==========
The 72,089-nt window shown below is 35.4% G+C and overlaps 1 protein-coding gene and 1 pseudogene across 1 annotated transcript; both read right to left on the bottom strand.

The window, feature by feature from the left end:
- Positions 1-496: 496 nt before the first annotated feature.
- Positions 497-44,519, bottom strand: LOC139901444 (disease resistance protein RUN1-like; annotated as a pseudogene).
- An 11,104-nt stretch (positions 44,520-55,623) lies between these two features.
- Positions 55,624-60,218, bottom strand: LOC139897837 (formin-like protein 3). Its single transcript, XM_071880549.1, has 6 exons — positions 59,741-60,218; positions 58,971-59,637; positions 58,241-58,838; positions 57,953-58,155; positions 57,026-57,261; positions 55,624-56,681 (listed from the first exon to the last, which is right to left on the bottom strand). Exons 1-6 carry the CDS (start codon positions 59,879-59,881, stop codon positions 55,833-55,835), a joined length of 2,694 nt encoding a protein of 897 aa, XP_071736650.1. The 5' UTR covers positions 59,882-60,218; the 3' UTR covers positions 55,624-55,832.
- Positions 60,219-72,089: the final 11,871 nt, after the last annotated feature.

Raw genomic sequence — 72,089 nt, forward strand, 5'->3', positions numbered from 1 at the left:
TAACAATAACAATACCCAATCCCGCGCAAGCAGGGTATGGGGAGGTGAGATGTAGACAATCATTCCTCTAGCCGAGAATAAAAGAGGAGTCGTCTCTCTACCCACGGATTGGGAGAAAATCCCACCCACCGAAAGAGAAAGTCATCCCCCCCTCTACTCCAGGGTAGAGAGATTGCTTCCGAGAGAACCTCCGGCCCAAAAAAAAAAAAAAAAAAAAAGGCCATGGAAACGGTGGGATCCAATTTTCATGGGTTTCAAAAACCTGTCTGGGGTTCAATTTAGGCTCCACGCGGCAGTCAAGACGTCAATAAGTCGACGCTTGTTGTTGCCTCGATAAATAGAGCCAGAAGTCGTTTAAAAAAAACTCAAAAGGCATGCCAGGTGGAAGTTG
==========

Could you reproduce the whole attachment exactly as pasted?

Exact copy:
The 72,089-nt window shown below is 35.4% G+C and overlaps 1 protein-coding gene and 1 pseudogene across 1 annotated transcript; both read right to left on the bottom strand.

The window, feature by feature from the left end:
- Positions 1-496: 496 nt before the first annotated feature.
- Positions 497-44,519, bottom strand: LOC139901444 (disease resistance protein RUN1-like; annotated as a pseudogene).
- An 11,104-nt stretch (positions 44,520-55,623) lies between these two features.
- Positions 55,624-60,218, bottom strand: LOC139897837 (formin-like protein 3). Its single transcript, XM_071880549.1, has 6 exons — positions 59,741-60,218; positions 58,971-59,637; positions 58,241-58,838; positions 57,953-58,155; positions 57,026-57,261; positions 55,624-56,681 (listed from the first exon to the last, which is right to left on the bottom strand). Exons 1-6 carry the CDS (start codon positions 59,879-59,881, stop codon positions 55,833-55,835), a joined length of 2,694 nt encoding a protein of 897 aa, XP_071736650.1. The 5' UTR covers positions 59,882-60,218; the 3' UTR covers positions 55,624-55,832.
- Positions 60,219-72,089: the final 11,871 nt, after the last annotated feature.

Raw genomic sequence — 72,089 nt, forward strand, 5'->3', positions numbered from 1 at the left:
TAACAATAACAATACCCAATCCCGCGCAAGCAGGGTATGGGGAGGTGAGATGTAGACAATCATTCCTCTAGCCGAGAATAAAAGAGGAGTCGTCTCTCTACCCACGGATTGGGAGAAAATCCCACCCACCGAAAGAGAAAGTCATCCCCCCCTCTACTCCAGGGTAGAGAGATTGCTTCCGAGAGAACCTCCGGCCCAAAAAAAAAAAAAAAAAAAAAGGCCATGGAAACGGTGGGATCCAATTTTCATGGGTTTCAAAAACCTGTCTGGGGTTCAATTTAGGCTCCACGCGGCAGTCAAGACGTCAATAAGTCGACGCTTGTTGTTGCCTCGATAAATAGAGCCAGAAGTCGTTTAAAAAAAACTCAAAAGGCATGCCAGGTGGAAGTTG